If God didn’t want Adam and Eve to willfully eat it he could have placed angels with flaming swords to guard them from it as He did the tree of life after they ate it. He could have made it’s branches out of reach, he could have done many things but instead we see the drama unfolding by design as the characters step into their roles. The biggest proof of God securing the fall by his own design comes in chapter 3:21

Then the Lord God said, “Behold, the man has become like one of us in knowing good and evil.”

“Behold” is our key to look closer at the completed work of God within this context. Behold God has given plants for food, behold God declares everything in his creation as very good, and then this next one, behold, man has become like one of us. This third image is not a result of the curse, but a necessary aspect of the completed imago dei of humanity. Apart from the fall, the image of God has no context. The design of God was not the garden, for that was only an incubator, the fallen world was the design. The fallen world comprises all but six chapters of the scriptures where only the garden at the beginning and the city at the end are perfect.

From this story we see the meta-narrative emerge. We are created by God, designed and imbued with not only the sin nature, the capacity for sin, the knowledge of good and evil, but also the image of God. We are created to live in a fallen world and to restore it unto a city. Order, disorder, and reorder. Form, deformation and reformation. Life, death and resurrection. No matter how you frame it, everything was designed to follow the Christoform pattern and it still does. We’ll come back to this.

Chances are good, that if you have a religious upbringing, what I am saying is colliding with many down stream beliefs which you may hold near and dear to your faith. We’ll get to those. While not all readers will believe this narrative to be historically true, there is no one outside the reach of its experiential truth. Who among us has not had a moment of temptation? Show me your most spiritually mature person and I promise they have eaten from this cosmic tree of the knowledge of good and evil. Each of us knows the Serpent’s slick sales pitch. Each of us knows the experience of shame and failure and weakness. All humanity knows the tug in the heart, the yearning, the longing over-desire for power, satisfaction of the flesh, and advantage. The differences between us is our consciousness of just how often this drama plays out in our lives. We can afford to give grace to each other. I’m no better nor worse than you. We all share a part in the play. We all share the same design, and thus designer. The effects of sin are not all ugly. I know that clanks against flawed dogmas, but try and get there. Paul’s definition of sin is so much worse and so much better than religion has taught us.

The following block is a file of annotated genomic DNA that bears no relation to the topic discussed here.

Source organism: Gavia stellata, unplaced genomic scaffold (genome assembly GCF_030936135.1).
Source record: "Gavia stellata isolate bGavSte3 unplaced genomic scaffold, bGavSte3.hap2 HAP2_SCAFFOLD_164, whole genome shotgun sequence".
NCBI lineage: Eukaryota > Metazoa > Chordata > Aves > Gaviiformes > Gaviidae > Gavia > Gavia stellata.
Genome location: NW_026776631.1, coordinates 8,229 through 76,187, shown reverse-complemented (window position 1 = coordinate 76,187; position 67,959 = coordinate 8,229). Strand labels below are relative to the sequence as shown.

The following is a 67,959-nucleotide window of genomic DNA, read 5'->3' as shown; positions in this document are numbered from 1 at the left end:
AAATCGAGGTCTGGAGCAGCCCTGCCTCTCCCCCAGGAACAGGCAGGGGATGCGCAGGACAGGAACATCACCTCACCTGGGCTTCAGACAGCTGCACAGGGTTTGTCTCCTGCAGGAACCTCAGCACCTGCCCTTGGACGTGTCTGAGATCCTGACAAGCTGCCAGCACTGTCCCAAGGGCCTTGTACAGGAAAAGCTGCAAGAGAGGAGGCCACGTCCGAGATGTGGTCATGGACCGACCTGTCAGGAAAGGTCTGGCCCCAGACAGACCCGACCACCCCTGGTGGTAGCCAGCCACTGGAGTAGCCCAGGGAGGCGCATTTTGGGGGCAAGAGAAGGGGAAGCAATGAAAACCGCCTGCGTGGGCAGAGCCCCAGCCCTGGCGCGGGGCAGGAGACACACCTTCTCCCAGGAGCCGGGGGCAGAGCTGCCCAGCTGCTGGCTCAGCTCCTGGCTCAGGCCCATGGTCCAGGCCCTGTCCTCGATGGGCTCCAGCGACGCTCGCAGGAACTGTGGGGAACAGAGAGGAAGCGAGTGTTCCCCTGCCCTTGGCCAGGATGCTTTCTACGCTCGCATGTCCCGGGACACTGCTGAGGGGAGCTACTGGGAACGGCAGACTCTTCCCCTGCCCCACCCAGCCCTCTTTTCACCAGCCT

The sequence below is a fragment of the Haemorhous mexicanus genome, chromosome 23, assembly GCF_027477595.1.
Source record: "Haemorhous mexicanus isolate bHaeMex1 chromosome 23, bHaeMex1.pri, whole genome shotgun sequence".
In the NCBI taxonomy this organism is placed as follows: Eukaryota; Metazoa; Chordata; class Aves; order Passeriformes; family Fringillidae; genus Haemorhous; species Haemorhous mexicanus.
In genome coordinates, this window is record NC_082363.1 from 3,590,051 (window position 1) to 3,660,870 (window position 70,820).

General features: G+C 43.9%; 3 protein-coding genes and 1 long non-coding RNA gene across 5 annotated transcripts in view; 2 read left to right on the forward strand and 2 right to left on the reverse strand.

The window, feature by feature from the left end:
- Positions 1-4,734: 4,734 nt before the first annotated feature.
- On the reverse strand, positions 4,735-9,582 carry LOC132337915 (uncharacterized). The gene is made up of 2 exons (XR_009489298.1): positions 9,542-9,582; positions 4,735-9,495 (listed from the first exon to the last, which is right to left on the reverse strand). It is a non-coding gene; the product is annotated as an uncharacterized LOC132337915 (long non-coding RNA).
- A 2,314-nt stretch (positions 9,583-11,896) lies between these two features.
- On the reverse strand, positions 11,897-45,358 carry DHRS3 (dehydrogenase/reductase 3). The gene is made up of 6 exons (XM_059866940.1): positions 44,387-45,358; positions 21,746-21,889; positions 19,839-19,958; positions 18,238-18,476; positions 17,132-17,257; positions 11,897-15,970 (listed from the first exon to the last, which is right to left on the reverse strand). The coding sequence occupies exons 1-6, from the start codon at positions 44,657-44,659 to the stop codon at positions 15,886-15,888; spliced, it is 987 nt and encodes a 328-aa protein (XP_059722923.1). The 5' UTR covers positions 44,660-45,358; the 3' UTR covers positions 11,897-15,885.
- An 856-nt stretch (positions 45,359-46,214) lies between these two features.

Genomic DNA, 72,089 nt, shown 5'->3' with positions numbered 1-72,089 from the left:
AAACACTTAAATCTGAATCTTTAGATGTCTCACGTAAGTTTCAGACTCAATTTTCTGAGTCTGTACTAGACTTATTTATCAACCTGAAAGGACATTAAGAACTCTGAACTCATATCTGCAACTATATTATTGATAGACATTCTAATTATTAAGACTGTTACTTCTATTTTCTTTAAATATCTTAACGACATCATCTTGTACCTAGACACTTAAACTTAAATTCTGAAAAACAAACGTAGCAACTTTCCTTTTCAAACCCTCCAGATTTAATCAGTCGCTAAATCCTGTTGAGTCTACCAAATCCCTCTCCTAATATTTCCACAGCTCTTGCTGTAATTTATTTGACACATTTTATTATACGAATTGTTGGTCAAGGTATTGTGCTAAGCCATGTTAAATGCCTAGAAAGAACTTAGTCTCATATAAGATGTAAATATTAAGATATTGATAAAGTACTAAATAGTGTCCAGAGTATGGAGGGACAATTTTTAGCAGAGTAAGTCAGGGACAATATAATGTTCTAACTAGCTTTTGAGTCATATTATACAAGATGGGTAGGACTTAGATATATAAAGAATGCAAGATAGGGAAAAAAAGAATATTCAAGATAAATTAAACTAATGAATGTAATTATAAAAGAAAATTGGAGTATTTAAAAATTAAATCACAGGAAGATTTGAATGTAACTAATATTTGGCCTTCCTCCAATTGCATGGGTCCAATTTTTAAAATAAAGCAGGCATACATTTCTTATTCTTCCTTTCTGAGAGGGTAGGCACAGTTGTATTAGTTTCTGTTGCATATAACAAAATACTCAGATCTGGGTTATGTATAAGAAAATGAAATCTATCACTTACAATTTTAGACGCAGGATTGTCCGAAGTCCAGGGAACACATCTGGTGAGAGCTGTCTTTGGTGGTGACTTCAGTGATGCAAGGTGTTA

We’ll stop there today. Sit with the tension of sin being either better or worse than you have considered. We must not be nostalgic for either the garden or the city. Both are ditches into which bad theology drives us. We must not lament the sin of our spiritual parents for they are but archetypes of each of us. We all gain the knowledge of good and evil in countless ways. There is both a horror and a beauty to our amalgamation. The cast of characters are the same in your life as they were for Adam and Eve. We each have a creator in whose image we bear and whom seeks and walks with us. We are imbued with curiosity, the impulse to create and explore, and we are given the most crafty tempter imaginable among an environment rich with fruit and snares. The design of God is not, nor has ever been, perfect victory, but instead, the humanity which emerges from knowing both the good and the evil. This knowledge is the prerequisite for building the City of God.

Paul’s definition of “non-faith” means that our world may in fact just be a perfect place. Perfectly fallen. The perfect backdrop to experience horror and beauty, and these are both required if we are to ever see and know God.